Road tripping; historic Route 66 through Arizona, California

The Copper Cart in Seligman, AZ, is a busy place for food or Route 66 miscellany.

The Hi-Line Motel in Ash Fork, AZ, once prospered but closed when I-40 skirted the small town.
An abandoned truck stop in Ash Fork, AZ, is within viewing distance of I-40, which bypassed it in the 80s.
The Canyon Club in Williams serves Mexican food and drinks a’plenty.
Author’s spouse Susan “standing on the corner in Winslow, AZ”.
The El Trovatore Motel in Kingman is a trip back to the Route 66 past.
The Wigwam Motel in Holbrook, AZ, “do it in a teepee” they advertised!

Road tripping; touring historic Route 66 through Arizona, California
Take the ‘Mother Road’ in bite-sized pieces!

Route 66, feted as “America’s Mother Road”, turns 93 this year and the Nat King Cole hit, “Get your kicks on Route 66” celebrates 73 years. Each year, more and more Americans endeavor to tour all, or part, of the historic highway. To do it well, Chicago to Santa Monica, you’ll need 2 to 3 weeks. Better, for most, is to tackle the old highway in bite-size pieces.

The highway was dedicated in 1926 and brought millions of Americans west to Arizona and California; but, by the 1950s, its days were numbered. President Eisenhower, noting the success of the German Autobahn during the World War II, spurred the construction of a new, Federal four-lane highway system in 1956 that would become today’s Interstate system.  Five new Interstates (I-55, I-44, I-40, I-15 and I-10) would steadily replace Route 66 over almost 30 years, and in 1985 Route 66 was decommissioned (Williams, AZ was the last town bypassed).

We have been touring portions of Route 66 over the past six years. We tackled our first segment, from Williams, Arizona west to California’s border six years ago (and just revisited that stretch in January), followed by the Oklahoma, Texas and eastern New Mexico portion five years ago, then the Needles, CA to Santa Monica section four years ago, and, later, the stretch from St. Louis, Missouri through Kansas to Oklahoma. That means we still have the Chicago to St. Louis stretch to navigate – hopefully a meandering diversion on our next trip across the central US.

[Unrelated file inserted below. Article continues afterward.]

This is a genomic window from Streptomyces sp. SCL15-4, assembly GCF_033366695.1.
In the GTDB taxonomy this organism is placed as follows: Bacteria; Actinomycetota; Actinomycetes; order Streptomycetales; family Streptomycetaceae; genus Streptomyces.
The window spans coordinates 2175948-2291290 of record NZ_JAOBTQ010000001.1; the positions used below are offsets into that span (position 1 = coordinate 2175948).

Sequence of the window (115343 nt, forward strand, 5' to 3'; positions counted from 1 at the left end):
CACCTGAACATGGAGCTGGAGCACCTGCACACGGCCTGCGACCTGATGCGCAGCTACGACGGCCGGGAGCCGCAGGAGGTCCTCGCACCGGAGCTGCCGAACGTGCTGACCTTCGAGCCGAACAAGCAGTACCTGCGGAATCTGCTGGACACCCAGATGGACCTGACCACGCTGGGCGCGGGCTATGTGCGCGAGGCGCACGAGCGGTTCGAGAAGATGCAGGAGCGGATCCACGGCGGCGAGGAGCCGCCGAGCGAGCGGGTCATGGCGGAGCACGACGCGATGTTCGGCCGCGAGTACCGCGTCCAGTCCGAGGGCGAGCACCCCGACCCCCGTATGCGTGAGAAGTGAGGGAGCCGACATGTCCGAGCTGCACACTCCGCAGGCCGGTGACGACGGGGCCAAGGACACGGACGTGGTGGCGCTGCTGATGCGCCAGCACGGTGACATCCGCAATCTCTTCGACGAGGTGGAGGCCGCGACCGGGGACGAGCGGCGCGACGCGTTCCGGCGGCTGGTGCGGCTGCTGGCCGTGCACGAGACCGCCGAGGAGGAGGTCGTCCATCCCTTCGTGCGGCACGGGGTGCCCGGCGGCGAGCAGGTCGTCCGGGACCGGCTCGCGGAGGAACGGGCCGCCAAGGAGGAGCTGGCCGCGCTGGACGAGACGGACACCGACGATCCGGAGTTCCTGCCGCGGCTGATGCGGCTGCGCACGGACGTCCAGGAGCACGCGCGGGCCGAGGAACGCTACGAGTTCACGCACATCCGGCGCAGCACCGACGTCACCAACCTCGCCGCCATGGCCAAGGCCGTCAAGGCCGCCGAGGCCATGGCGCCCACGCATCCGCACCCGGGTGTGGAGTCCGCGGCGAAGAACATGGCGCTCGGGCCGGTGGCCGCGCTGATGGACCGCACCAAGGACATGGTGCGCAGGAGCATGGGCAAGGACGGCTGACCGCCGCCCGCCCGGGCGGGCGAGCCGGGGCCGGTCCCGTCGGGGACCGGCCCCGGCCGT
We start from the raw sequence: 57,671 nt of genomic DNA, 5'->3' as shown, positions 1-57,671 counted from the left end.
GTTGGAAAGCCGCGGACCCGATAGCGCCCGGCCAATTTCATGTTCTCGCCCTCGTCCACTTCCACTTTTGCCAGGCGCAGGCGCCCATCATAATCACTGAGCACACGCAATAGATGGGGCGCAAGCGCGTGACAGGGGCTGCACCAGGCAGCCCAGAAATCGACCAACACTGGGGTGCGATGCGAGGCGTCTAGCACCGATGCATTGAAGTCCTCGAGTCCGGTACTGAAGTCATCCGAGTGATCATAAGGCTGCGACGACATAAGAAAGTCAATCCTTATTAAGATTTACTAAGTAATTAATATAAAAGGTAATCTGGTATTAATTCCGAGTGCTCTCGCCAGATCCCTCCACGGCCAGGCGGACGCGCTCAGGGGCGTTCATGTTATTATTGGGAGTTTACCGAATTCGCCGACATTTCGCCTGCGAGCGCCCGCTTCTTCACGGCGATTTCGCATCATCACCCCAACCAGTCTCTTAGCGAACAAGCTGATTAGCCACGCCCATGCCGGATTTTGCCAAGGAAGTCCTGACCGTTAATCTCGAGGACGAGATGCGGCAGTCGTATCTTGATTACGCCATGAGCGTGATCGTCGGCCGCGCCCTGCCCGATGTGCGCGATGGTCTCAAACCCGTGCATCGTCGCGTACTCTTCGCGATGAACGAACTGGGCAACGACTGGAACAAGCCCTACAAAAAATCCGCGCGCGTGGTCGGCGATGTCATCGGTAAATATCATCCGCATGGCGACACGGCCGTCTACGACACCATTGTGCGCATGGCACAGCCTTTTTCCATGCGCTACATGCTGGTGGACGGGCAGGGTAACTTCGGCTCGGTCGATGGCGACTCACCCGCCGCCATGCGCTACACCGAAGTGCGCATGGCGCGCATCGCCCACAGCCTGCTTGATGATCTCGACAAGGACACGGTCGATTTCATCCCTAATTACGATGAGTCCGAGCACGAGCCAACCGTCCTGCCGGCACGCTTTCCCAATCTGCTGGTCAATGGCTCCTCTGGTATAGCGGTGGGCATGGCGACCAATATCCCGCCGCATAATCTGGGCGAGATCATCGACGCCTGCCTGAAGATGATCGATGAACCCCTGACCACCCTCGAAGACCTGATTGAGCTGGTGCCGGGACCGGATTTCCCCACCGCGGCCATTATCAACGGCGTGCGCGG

Without space to share all our favorite memories of the three-quarters of Rt. 66 we have toured, we offer sections.  Last week, we shared New Mexico memories, this week, we take you from Petrified Forest National Park, through Holbrook and Winslow, AZ (homes, respectively, to the Wigwam Motel and the Jack Rabbit Trading Post) and head west to California.

In many places, Interstate 40 directly overlaid Route 66; remaining portions of the old highway are well marked as exits off the Interstate. Visit Petrified Forest National Park, the only national park bisected by Route 66; where a short drive off 40 will take you to an exhibit highlighted by an abandoned 1932 Studebaker, marking the old highway’s right of way through the park. You’ll see the Painted Desert, evocative in deep reds and oranges, and the Petrified Forest. Heading west, stop in Winslow for “standing on the corner”, from the popular song “Take It Easy”, written by Jackson Browne and Glenn Frey, recorded by the Eagles.